Image source: Fitbit

New study shows marked difference in why men and women buy wearables

A new study shows that men and women look for different things when it comes to purchasing a wearable.

The study comes from an outfit called Lumoid. The San Francisco startup has a one of a kind setup. If you live in the US, it actually lets you try on Fitbits, Misfits and Garmins for a week to give you a chance to decide whether you want to buy them. Renting up to 5 at once costs $20. Lumoid says, one in three renters go on to purchase an item.

Essential reading: Top fitness trackers and health gadgets for 2017

Because users need to fill in a form with some basic questions, the company has a unique insight in what people are after when it comes to choosing a wearable. And its come out with some interesting data.

Apparently, men are more keen on smartwatches than fitness trackers, particularly the Apple Watch. Why? Its not the counting steps or calories, but the notifications. They want to be reminded when to plan for their next meeting and to be notified as soon as a new message or email comes in.

Despite what they might say, it seems that many men also like to be nagged and told what to do. They tend to be fans of inactivity reminders, guided breathing exercises and prompts from posture trackers to stand up straight. Who would have guessed?!

Essential reading: Ten gadgets for advanced sleep tracking

Women, on the other hand, want wearables for other reasons. Non-Millenial women tend to look for fitness tracking functionality. They are interested in keeping tabs on steps, distance, calories and achieving fitness goals.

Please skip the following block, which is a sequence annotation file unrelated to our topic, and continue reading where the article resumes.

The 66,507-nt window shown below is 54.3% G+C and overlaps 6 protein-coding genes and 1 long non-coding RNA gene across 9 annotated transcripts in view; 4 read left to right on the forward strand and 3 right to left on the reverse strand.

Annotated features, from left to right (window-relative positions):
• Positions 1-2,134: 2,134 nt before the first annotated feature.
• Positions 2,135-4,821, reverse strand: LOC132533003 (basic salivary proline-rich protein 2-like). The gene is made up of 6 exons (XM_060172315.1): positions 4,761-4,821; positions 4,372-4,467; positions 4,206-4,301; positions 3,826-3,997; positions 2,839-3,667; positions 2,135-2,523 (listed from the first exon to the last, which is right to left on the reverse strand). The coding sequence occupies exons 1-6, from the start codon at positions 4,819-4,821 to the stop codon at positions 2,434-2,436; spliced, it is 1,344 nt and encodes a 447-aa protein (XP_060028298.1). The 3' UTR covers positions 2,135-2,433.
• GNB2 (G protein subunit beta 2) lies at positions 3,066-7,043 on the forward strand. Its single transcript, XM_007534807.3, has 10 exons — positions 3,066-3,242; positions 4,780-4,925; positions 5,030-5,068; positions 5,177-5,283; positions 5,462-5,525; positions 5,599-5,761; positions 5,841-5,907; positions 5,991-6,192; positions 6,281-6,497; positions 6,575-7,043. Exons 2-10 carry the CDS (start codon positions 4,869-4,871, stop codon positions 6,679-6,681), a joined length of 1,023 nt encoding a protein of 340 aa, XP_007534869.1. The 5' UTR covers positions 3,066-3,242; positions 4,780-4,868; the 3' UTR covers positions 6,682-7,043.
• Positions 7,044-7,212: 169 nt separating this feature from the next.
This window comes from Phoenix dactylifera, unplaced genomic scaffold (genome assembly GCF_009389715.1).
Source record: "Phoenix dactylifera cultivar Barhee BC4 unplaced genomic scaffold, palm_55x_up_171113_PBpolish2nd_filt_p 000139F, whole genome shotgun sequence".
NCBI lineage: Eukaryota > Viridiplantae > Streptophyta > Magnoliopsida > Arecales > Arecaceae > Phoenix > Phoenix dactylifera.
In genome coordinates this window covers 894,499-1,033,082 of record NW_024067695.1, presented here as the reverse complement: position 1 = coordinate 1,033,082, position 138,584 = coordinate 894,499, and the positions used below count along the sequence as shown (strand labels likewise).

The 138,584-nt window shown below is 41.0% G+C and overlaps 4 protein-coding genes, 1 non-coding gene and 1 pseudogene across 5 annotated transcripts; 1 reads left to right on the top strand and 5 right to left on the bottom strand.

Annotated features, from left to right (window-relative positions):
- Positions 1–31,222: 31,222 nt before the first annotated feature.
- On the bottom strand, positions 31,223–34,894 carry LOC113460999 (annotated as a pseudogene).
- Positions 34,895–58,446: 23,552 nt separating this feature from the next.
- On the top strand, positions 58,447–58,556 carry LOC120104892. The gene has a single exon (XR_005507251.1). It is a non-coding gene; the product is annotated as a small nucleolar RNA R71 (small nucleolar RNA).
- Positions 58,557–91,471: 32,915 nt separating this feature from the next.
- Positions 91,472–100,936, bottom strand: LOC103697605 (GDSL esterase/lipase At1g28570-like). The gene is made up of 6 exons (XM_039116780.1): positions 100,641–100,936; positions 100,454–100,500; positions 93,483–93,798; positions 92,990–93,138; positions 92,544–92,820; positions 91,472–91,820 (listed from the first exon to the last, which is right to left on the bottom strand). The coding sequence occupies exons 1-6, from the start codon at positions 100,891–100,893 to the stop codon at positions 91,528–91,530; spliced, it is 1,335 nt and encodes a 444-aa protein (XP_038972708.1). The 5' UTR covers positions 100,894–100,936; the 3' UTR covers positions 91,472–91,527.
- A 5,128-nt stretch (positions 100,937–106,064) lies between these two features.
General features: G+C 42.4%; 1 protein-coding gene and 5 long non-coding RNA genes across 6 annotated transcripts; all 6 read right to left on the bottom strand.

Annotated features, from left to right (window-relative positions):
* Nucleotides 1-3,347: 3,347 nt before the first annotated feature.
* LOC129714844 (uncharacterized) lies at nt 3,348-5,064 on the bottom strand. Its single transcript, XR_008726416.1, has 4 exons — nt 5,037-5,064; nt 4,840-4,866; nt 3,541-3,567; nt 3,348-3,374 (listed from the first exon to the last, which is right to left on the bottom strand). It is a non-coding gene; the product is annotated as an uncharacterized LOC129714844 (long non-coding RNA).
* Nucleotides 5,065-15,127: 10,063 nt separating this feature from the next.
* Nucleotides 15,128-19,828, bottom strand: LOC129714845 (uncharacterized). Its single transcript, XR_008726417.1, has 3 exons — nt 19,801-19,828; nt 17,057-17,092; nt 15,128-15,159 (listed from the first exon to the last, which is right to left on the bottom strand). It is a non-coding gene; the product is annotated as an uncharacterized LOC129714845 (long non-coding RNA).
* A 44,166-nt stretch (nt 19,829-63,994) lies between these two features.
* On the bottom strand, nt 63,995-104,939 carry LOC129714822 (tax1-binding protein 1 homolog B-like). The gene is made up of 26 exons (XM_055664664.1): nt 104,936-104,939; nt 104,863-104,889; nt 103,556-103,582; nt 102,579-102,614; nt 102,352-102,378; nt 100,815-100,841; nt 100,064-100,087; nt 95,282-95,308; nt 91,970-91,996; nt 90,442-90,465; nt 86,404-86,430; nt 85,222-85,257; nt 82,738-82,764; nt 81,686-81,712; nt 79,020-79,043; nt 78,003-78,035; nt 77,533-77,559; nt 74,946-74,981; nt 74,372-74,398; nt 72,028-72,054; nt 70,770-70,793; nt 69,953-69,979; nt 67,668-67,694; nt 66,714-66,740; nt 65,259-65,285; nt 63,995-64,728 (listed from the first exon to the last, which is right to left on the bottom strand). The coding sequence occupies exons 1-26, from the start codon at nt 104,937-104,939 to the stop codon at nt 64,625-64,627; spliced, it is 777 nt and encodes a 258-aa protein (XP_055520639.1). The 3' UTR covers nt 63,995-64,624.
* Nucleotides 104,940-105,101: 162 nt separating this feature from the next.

Interestingly, Millenial women are primarily concerned about sleep tracking. In fact, a whopping 72% stated that sleep tracking was their reason for renting the wearable.

In a sense its not surprising. Its well known that sleep plays a vital role in good health and well-being. Getting enough quality sleep at the right times can help protect your mental health, physical health, quality of life, and safety.

Better sleep starts by knowing what’s happening at night. While this industry is still in its infancy, there has already been a boom in health and fitness wearables offering advanced sleep tracking.

Sleep is big business and the global market for sleep technology is expected to hit $77bn in three years time. About 60% of the demand for such products comes from the anxious and sleep deprived people in the US.

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Marko Maslakovic

Marko founded Gadgets & Wearables in 2014, having worked for more than 15 years in the City of London’s financial district. Since then, he has led the company’s charge to become a leading information source on health and fitness gadgets and wearables.

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